However, at this level, most owners look at changing the engine. There are several options here. One is to go for the VHPD 190 1.8-litre K-Series strip engine, which is a direct replacement for the engine used in the Elise Sport 190. This produces just under 190bhp and features a nitro-carburised crankshaft, with forged pistons, rods and crankshaft, plus many other upgrades (check the website of PTP for full spec: www. ptp-ltd.co.uk). You can buy one of these units from PTP for £5589. Owners have also been known to fit the 20v turbo engine from VW/Audi into their Elises with good effect. For the ultimate Elise, some owners have also fi tted Honda Type R engines. The standard Honda I-VTEC engine produces 220bhp, so is well up on the K-Series unit, but some then supercharge this unit to produce 300bhp! For best results, this engine is mated to a Honda six-speed close-ratio gearbox and a limited slip differential. With the Honda engine, an Elise becomes a real supercar, with a four-second 0-60 time and a top speed around 160mph. Expect to pay just under £9000 for a complete professional conversion. Website http://www.hondaelise.com has details of companies that can carry out this conversion for you. Good luck with that one!

How Did It Drive?

There are several keys to the Elise’s astonishing abilities, but the most important one is weight. At just 690kg, that’s over a third less than an MGF, the car with which it shares the K-Series engine. So it’s not surprising that the Elise, even in basic tune, simply fl ies and its point-to point performance may be more than enough for many. In terms of performance that power to weight ratio means that, even in standard trim, an Elise can post a 0-60 mph sprint in under six seconds and truck on to well over 120mph, yet still return the right side of 40mpg on the road. Thanks to its mid-mounted engine, the car is beautifully balanced, with the steering verging on the telepathic. While most modern sports cars tend to have controls that are dulled, the Elise is a tactile delight that connects the driver directly to the road. Handling is a mid-range thrill; it’s pure racer like in terms of feel and speed but on the limit the Elise can bite – as many have discovered! Braking system is devoid of any fancy gizmos so, again, treat with respect in the wet and do learn the black art of Cadence Braking, won’t you?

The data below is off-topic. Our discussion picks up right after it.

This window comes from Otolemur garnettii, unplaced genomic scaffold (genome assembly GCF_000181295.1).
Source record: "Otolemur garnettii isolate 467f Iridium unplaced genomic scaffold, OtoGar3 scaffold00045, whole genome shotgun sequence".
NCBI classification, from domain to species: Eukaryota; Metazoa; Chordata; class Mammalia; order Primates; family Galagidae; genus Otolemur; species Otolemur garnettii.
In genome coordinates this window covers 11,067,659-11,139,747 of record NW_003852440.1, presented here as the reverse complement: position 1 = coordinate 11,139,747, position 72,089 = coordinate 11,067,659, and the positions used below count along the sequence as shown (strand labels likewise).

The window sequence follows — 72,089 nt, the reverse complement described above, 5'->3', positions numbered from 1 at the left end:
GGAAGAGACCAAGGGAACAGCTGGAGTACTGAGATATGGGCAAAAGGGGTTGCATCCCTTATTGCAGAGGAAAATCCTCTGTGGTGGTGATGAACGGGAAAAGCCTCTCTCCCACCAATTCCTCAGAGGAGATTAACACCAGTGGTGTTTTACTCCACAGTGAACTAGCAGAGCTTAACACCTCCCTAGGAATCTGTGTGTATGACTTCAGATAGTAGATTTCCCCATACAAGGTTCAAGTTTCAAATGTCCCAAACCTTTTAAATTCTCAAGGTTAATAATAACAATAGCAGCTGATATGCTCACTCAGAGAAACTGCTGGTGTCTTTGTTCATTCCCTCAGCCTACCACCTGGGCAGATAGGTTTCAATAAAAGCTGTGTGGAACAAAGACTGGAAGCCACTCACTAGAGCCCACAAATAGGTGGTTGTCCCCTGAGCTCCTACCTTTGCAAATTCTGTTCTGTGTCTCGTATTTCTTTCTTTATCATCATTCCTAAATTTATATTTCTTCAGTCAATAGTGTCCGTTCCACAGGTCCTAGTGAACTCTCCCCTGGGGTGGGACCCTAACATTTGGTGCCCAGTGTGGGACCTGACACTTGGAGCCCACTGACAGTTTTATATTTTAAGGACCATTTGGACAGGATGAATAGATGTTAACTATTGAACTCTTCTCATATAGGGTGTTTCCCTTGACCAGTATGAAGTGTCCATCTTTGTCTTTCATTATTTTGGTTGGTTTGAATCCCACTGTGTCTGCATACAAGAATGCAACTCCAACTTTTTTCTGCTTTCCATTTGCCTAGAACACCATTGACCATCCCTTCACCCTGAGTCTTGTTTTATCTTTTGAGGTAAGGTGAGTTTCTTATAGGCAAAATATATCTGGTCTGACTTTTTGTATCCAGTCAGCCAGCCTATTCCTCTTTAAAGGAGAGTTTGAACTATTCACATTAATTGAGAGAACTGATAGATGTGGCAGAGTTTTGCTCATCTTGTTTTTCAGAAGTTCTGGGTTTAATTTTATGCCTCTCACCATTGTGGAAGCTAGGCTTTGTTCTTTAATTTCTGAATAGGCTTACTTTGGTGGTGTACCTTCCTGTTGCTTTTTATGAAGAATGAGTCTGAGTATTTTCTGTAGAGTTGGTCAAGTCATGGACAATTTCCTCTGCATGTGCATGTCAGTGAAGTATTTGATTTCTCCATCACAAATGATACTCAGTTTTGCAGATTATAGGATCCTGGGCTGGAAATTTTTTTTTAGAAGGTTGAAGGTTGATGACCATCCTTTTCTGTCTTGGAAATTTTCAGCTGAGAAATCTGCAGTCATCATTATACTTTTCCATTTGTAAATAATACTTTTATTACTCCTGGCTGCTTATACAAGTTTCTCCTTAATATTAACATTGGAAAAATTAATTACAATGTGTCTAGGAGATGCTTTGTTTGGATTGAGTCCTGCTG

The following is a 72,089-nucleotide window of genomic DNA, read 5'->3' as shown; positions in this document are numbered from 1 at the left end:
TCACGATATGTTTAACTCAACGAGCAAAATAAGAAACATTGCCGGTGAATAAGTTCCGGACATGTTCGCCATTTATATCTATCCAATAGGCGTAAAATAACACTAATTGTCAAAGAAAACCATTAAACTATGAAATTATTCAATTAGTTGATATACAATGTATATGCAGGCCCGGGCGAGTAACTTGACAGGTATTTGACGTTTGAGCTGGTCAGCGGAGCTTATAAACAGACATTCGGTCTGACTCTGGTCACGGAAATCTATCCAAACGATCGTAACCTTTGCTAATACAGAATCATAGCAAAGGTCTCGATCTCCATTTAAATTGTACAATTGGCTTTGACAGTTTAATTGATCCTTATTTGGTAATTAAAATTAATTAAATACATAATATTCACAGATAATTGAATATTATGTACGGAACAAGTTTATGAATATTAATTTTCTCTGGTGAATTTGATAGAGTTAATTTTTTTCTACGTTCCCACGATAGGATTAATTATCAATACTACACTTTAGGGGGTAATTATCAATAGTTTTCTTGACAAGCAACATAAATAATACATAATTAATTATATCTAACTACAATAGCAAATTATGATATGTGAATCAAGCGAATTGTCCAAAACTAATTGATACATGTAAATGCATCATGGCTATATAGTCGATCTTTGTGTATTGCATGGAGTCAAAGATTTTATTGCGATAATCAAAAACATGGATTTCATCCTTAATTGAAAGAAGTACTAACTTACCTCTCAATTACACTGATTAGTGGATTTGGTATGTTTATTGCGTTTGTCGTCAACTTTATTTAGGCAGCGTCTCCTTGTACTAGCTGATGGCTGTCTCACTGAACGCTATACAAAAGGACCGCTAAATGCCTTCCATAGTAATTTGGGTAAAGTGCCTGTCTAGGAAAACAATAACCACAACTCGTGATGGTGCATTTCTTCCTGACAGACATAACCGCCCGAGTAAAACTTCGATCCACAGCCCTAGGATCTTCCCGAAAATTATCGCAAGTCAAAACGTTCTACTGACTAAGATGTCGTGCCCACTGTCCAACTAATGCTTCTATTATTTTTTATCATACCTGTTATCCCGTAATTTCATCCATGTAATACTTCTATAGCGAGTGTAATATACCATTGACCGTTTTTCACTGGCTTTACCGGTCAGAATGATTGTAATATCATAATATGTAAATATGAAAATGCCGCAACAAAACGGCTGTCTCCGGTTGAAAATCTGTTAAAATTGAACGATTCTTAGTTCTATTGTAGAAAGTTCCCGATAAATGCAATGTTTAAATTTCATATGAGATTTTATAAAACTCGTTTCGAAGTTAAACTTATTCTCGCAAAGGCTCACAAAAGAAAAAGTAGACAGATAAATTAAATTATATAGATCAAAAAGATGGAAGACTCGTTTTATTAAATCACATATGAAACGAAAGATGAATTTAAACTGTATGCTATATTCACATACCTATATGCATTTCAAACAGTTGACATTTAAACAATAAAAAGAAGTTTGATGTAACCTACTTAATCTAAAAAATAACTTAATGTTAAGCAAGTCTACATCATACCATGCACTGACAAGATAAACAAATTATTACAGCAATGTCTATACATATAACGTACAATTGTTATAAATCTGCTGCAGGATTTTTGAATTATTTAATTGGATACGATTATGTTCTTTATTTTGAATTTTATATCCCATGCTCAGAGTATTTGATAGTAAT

Handling The Power...

Before any mods and upgrades are carried out, we cannot stress the importance and cost effectiveness of fi rst having the chassis checked and set up by a known Elise expert. It may cost £100 or so, but there’s no benefi t of super-dooper dampers and so on if all four wheels are pointing in different directions. It may turn out that’s all your Elise needs to corner sublimely anyway. Renewing the dampers is a good fi rst step as they usually peter out at around 20,000 miles anyway. Know your shox; standard issue were red Koni units. Yellow Konis usually means that the car has the optional Lotus sports suspension pack. You can fi t the Bilstein units from the later S2 Elise if you like, or go for off-the shelf adjustables. Before you move on to the springing, remember that Lotus engineers are some of the very best in the business and took years to fi ne-tune the Elise. In other words, you could ruin the car’s already sublime handling by fi tting an unsuitable set up. Speak to an Elise specialist fi rst as for road use it’s not really necessary. Similarly, with a car weighing so little, there’s no need to mad on the braking department. Indeed, apart from the earliest cars, Elises used plain cast iron discs. When choosing uprated brake pads, note that with no servo or ABS fi tted you don’t want to go too hard as pedal pressure may become unduly high. EBC’s Green Stuff pads are the fi rst step, and see how you go from there, followed by its straight replacement GD and USR Series discs. Apart from the fact that both look really sexy – especially the black-coated USR type they are also said to offer tangible benefi ts such as more uniform wear rates, enhanced dissipation of water dust and dirt and improved pad ‘degassing’. Other brake conversions are available, of course. Good tyres make all the difference to how an Elise handles so anything less than top rubber is essential. The upgraded tyre that most owners opt for is the Yokohama Advan Neova AD06 motorsport tyre. This is the tyre that’s offi cially recognised by Lotus and available from its outlets. It’s wider and with a different tread pattern, plus a stickier tread than standard tyres, making it better in both wet and dry conditions. Expect to pay £108 each for front tyres and £120 for the rears.